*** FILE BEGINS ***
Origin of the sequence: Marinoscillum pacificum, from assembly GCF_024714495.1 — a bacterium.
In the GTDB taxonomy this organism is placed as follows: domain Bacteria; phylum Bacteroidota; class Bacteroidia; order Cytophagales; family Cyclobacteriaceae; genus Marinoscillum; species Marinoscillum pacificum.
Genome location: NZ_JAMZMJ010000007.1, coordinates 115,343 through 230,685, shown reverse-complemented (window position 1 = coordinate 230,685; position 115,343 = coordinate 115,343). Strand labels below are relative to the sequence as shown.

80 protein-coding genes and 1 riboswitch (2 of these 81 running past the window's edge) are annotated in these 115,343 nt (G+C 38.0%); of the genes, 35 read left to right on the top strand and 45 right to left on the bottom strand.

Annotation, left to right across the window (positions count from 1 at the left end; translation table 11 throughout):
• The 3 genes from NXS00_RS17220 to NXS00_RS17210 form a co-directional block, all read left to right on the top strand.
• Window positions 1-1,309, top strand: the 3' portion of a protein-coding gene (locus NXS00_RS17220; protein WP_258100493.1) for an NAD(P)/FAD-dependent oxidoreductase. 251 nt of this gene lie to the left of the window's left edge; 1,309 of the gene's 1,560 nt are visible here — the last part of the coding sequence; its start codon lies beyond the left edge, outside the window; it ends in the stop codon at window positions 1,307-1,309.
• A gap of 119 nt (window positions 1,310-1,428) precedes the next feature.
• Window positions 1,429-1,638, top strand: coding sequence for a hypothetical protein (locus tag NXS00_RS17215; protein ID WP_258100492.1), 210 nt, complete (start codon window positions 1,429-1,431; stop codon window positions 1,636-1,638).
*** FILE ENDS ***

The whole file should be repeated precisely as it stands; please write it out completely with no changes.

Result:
Origin of the sequence: Marinoscillum pacificum, from assembly GCF_024714495.1 — a bacterium.
In the GTDB taxonomy this organism is placed as follows: domain Bacteria; phylum Bacteroidota; class Bacteroidia; order Cytophagales; family Cyclobacteriaceae; genus Marinoscillum; species Marinoscillum pacificum.
Genome location: NZ_JAMZMJ010000007.1, coordinates 115,343 through 230,685, shown reverse-complemented (window position 1 = coordinate 230,685; position 115,343 = coordinate 115,343). Strand labels below are relative to the sequence as shown.

80 protein-coding genes and 1 riboswitch (2 of these 81 running past the window's edge) are annotated in these 115,343 nt (G+C 38.0%); of the genes, 35 read left to right on the top strand and 45 right to left on the bottom strand.

Annotation, left to right across the window (positions count from 1 at the left end; translation table 11 throughout):
• The 3 genes from NXS00_RS17220 to NXS00_RS17210 form a co-directional block, all read left to right on the top strand.
• Window positions 1-1,309, top strand: the 3' portion of a protein-coding gene (locus NXS00_RS17220; protein WP_258100493.1) for an NAD(P)/FAD-dependent oxidoreductase. 251 nt of this gene lie to the left of the window's left edge; 1,309 of the gene's 1,560 nt are visible here — the last part of the coding sequence; its start codon lies beyond the left edge, outside the window; it ends in the stop codon at window positions 1,307-1,309.
• A gap of 119 nt (window positions 1,310-1,428) precedes the next feature.
• Window positions 1,429-1,638, top strand: coding sequence for a hypothetical protein (locus tag NXS00_RS17215; protein ID WP_258100492.1), 210 nt, complete (start codon window positions 1,429-1,431; stop codon window positions 1,636-1,638).